In response to:

The Gambler from the April 30, 1981 issue

To the Editors:

The new evidence from diplomatic, military, and economic archives in numerous countries used in preparing my book on the origins of World War II points in directions your Reviewer, Norman Stone, does not approve, so he condemns both the book and my search for evidence [NYR, April 30]. But if my challenge to tenaciously held interpretations explains the vigor of his rejection, it hardly justifies distortion of the evidence.

Stone writes: “In summer 1936 he [Hitler] instructed Goering to militarize the economy so as to face aggressive war in eight years’ time. Goering went ahead—with plans that would mature in about eight years’ time…” Hitler’s instructions to Goering actually called for the economy to be ready for war in four years’ time, and Goering accordingly organized the Office of the Four-Year-Plan. Four years fits my interpretation, but eight years fits Stone’s—so he has translated the German word “vier” into the English “eight.” Since he will not face new evidence, at least he should get a new dictionary.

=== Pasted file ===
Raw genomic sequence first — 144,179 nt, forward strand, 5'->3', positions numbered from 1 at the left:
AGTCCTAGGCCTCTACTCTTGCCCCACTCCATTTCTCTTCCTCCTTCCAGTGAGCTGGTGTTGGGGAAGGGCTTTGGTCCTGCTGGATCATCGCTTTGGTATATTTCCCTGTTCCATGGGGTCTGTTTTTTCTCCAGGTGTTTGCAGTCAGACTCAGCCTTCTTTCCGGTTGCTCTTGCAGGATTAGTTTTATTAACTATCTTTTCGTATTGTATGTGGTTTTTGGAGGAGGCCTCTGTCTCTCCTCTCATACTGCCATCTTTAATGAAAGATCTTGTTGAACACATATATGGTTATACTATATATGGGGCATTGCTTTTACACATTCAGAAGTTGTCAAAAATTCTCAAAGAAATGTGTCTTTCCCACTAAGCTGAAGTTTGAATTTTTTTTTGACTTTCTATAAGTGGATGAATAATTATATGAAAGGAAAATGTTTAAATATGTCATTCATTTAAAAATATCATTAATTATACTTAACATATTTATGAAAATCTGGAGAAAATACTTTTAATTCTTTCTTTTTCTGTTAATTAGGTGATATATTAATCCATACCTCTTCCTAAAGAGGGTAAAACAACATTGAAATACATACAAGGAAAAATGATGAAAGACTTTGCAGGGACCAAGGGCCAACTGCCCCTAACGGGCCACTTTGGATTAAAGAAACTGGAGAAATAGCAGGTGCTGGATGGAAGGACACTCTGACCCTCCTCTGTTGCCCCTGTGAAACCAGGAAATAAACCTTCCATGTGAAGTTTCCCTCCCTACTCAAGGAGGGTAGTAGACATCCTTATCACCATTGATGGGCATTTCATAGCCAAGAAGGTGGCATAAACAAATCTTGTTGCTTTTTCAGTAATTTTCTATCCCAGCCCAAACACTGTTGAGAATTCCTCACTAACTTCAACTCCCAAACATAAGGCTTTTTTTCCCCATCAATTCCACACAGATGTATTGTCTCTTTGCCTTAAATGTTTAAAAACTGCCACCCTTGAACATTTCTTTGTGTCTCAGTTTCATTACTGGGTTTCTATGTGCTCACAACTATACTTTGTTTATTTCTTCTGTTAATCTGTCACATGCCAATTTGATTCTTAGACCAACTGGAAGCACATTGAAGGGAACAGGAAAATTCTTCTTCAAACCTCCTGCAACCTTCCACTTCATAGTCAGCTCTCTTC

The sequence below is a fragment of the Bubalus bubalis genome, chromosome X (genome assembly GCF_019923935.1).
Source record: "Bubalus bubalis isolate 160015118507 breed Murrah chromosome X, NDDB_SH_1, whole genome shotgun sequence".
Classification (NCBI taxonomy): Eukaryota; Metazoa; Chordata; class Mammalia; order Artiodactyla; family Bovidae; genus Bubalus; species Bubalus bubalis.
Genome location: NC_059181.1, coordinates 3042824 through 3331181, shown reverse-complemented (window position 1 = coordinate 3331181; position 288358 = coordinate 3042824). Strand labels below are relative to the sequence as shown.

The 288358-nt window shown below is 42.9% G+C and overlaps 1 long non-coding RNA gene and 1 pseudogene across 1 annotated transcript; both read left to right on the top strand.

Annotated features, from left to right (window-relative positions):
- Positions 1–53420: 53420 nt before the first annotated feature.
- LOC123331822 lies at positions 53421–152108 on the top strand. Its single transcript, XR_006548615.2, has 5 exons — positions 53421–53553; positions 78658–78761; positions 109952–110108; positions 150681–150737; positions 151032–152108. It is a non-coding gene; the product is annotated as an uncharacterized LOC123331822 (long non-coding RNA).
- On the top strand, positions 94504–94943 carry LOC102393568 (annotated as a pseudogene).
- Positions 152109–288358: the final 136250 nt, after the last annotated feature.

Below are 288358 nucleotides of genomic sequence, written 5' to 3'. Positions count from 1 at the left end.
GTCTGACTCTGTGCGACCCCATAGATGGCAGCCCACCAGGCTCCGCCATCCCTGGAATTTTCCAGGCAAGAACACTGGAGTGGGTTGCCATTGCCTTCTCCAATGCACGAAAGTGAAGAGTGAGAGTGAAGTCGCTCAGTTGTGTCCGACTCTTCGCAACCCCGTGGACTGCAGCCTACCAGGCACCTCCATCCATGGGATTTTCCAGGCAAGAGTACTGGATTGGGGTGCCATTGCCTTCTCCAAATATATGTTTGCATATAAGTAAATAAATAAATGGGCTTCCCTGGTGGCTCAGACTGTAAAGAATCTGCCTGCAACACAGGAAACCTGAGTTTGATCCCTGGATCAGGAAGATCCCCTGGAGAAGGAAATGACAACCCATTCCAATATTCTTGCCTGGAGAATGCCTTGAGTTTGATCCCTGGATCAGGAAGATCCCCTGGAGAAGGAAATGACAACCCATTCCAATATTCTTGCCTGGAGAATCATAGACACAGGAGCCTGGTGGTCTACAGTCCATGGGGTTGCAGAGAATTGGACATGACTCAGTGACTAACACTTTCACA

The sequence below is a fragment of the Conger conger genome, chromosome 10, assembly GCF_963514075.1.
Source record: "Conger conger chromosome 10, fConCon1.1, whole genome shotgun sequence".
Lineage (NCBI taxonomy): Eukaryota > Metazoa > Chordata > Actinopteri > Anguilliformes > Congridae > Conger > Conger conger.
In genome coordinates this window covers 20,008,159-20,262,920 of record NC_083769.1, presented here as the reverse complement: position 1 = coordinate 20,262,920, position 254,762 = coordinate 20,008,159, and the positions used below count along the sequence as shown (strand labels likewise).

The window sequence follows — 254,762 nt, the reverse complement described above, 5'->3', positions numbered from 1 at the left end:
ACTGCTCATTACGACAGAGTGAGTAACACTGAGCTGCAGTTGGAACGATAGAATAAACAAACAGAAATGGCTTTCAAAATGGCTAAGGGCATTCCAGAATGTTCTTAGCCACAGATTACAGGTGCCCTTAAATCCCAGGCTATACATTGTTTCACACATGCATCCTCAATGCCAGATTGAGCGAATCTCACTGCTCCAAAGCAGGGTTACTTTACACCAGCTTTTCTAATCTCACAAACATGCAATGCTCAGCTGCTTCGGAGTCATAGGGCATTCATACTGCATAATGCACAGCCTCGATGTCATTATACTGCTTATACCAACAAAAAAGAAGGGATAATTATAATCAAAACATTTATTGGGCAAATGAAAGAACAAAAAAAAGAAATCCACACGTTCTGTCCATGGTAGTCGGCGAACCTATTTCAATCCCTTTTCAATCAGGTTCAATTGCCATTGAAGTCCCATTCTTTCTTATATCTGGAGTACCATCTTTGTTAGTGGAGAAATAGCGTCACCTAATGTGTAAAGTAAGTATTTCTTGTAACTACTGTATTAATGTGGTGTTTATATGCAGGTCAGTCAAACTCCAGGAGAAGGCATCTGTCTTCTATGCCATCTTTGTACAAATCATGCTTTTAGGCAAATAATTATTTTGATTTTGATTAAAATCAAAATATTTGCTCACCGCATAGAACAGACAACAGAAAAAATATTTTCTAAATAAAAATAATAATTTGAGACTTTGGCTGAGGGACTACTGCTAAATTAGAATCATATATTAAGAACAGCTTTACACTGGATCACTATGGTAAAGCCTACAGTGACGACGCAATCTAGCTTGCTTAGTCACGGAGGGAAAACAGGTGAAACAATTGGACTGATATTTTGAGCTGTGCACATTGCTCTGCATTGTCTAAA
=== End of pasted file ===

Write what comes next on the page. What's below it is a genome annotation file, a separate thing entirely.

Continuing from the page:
Gerhard L. Weinberg

Department of History

University of North Carolina, Chapel Hill, NC

Norman Stone replies:

Hitler told Goering, in summer 1936, to prepare the economy for a defensive war in four years, and an offensive one in eight. The difference should be important enough for Weinberg not to omit it.

This Issue

July 16, 1981